Results 1 to 6 of 6
  1. #1
    Join Date
    Apr 2002
    Posts
    84

    Wink Database design for a decision tree

    We need to store a decision tree in a database
    table. The decision nodes could be either string
    or numeric value. Could anyone kindly advise
    a database table that could efficiently fit this
    requirement, taking account of the construction
    of SQL statments on this table and update of the
    decsion criteria in the future?

    Thanks.

  2. #2
    Join Date
    Jun 2003
    Location
    Ohio
    Posts
    12,592
    Table: Decision_Nodes
    Node_ID autonumber,
    Parent_Node_ID integer,
    Node_Value text

    Node_ID is the primary key.
    Index Parent_Node_ID and create a self-referential relationship to Node_ID with cascading updates and deletes.
    Leave Node_Value as text, and you can convert the contents to numeric values when necessary.

    I have designed a lot of Access and MSSQL databases with tree structures like this, and I'll warn you that the coding gets very complex.

    blindman

  3. #3
    Join Date
    Jun 2003
    Location
    Ohio
    Posts
    149
    I would agree with Blindman with the first 2 columns of the table. But I would not create the value column as a text. Data manipulation with text will be a real pain (I am talking SQL Server). I would rather create

    tblNode
    =====
    NodeId
    ParentNodeId
    NodeDataType char(1) ( I for Float S for String)

    tblNumericValue
    ==========
    ValueId INT
    NodeId INT (FK tblNode)
    DateTime (if needed)
    Value (INT/FLOAT depending on what you mean by numeric data)

    tblStringValue
    ==========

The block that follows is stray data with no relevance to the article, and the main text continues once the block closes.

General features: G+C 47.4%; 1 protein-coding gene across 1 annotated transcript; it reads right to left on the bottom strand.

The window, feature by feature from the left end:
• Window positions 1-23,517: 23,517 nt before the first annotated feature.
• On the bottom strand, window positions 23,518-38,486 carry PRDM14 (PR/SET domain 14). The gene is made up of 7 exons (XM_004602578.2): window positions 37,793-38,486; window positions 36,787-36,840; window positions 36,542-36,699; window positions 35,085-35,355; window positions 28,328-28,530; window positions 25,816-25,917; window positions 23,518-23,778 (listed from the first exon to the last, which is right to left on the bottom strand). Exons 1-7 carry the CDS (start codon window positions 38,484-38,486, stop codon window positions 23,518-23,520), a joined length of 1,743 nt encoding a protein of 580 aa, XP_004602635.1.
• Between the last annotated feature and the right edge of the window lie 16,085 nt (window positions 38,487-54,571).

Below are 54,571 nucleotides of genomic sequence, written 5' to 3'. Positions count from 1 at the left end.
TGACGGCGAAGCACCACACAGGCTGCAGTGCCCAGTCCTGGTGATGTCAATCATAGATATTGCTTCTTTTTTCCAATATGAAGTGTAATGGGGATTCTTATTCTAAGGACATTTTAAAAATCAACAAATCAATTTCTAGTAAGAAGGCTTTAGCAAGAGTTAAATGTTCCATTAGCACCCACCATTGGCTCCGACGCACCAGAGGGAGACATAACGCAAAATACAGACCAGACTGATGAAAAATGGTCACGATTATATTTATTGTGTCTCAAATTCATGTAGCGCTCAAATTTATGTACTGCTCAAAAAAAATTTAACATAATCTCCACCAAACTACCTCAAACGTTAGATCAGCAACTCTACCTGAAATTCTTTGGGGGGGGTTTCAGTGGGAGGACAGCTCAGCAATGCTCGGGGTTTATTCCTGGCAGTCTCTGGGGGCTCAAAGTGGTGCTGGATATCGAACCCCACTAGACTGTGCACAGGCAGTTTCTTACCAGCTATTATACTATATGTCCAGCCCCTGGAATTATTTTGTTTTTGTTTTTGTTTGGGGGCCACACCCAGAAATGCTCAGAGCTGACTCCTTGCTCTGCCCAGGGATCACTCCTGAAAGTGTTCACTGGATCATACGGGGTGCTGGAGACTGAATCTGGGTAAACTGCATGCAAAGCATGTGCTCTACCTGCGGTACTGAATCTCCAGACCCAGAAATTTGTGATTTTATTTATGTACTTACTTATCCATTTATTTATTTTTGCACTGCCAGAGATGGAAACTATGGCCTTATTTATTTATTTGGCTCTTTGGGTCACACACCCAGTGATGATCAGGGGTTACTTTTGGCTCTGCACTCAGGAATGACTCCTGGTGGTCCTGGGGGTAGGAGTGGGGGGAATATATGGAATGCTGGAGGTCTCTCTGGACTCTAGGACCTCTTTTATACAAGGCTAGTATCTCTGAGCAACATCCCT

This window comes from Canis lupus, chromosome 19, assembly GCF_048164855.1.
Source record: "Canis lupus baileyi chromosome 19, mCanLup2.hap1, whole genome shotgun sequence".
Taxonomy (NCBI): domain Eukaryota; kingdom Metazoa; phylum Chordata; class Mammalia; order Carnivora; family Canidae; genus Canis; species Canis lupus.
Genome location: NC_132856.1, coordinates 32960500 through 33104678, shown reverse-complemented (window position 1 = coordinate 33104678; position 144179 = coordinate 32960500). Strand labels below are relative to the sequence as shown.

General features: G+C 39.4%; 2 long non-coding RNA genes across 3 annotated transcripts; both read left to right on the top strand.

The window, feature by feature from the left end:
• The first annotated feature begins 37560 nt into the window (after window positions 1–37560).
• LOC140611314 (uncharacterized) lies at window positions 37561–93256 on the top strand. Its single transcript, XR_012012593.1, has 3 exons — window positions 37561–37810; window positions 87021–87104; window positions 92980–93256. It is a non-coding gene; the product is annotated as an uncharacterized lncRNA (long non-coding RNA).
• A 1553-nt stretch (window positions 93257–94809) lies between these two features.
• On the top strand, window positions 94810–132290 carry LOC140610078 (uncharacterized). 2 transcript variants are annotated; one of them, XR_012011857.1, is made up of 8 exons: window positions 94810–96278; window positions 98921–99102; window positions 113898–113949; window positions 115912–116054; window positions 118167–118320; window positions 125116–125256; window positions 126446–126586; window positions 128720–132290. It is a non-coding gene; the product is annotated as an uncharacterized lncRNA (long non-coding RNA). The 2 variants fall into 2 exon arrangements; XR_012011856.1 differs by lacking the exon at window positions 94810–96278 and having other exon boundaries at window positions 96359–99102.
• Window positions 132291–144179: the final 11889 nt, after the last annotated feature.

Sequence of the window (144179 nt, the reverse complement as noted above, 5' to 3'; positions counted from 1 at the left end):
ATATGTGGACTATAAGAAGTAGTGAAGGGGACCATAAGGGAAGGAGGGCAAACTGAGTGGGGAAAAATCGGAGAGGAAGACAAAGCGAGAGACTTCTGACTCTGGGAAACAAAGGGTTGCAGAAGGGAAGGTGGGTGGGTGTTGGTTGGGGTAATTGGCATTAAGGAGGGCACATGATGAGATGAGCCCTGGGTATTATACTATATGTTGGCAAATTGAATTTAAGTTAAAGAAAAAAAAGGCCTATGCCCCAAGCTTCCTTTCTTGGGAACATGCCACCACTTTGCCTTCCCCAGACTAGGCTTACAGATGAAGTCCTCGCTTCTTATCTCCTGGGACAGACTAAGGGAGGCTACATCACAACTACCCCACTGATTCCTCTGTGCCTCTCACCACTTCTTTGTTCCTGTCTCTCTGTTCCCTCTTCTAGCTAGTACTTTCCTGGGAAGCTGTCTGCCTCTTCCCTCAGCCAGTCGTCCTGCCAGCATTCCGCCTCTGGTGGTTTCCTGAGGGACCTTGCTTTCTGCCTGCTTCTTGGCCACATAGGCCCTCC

ValueId INT
    NodeId INT (FK tblNode)
    DateTime (if needed)
    Value CHAR

    Though it looks complex to have parallel tables for query, it is not bad at all. You could case statements in the Select to query the right table for the data. Let me know if you want to go with this idea and I can help you with the SQL.

  4. #4
    Join Date
    Jun 2003
    Location
    Ohio
    Posts
    149
    I would agree with Blindman with the first 2 columns of the table. But I would not create the value column as a text. Data manipulation with text will be a real pain (I am talking SQL Server). I would rather create

    tblNode
    =====
    NodeId
    ParentNodeId
    NodeDataType char(1) ( I for Float S for String)

    tblNumericValue
    ==========
    ValueId INT
    NodeId INT (FK tblNode)
    DateTime (if needed)
    Value (INT/FLOAT depending on what you mean by numeric data)

    tblStringValue
    ==========
    ValueId INT
    NodeId INT (FK tblNode)
    DateTime (if needed)
    Value CHAR

    Though it looks complex to have parallel tables for query, it is not bad at all. You could case statements in the Select to query the right table for the data. Let me know if you want to go with this idea and I can help you with the SQL.

  5. #5
    Join Date
    Jun 2003
    Location
    Ohio
    Posts
    12,592
    Whether or not to store all values as varchars or to store different values in different tables depends on whether you will need to perform mathematical operations on the dataset. If you are going to need to say, find the average numeric value for cases where the value is numeric and excluding non-numeric data then it may be worth the effort to spin these values off into separate tables. Otherwise, if you are merely going to report these values, your coding is going to get complex enough with recursive procedure calls for searching through your tree structure. Let the interface handle the conversion, and you won't have to modify your structure or code if you decide you also want other data types such as date values or uniqueidentifiers.

  6. #6
    Join Date
    Jun 2003
    Location
    Ohio
    Posts
    149
    Yes, that makes sense to me. I agree with you on that point. I was assuming that there will be some calculations that happen on the value column if it is numeric. If not, char datatype might be ok. But ofcourse, depending on how big the table is, you will save quite a bit of disk space by defining a numeric as numeric instead of char. We have a similar situation where both the points mentioned above hold good. The table has a few million records and we do need to perform some math operations on the data. That is were I was coming from. Thanks for bringing up this point though.

Posting Permissions

  • You may not post new threads
  • You may not post replies
  • You may not post attachments
  • You may not edit your posts
  •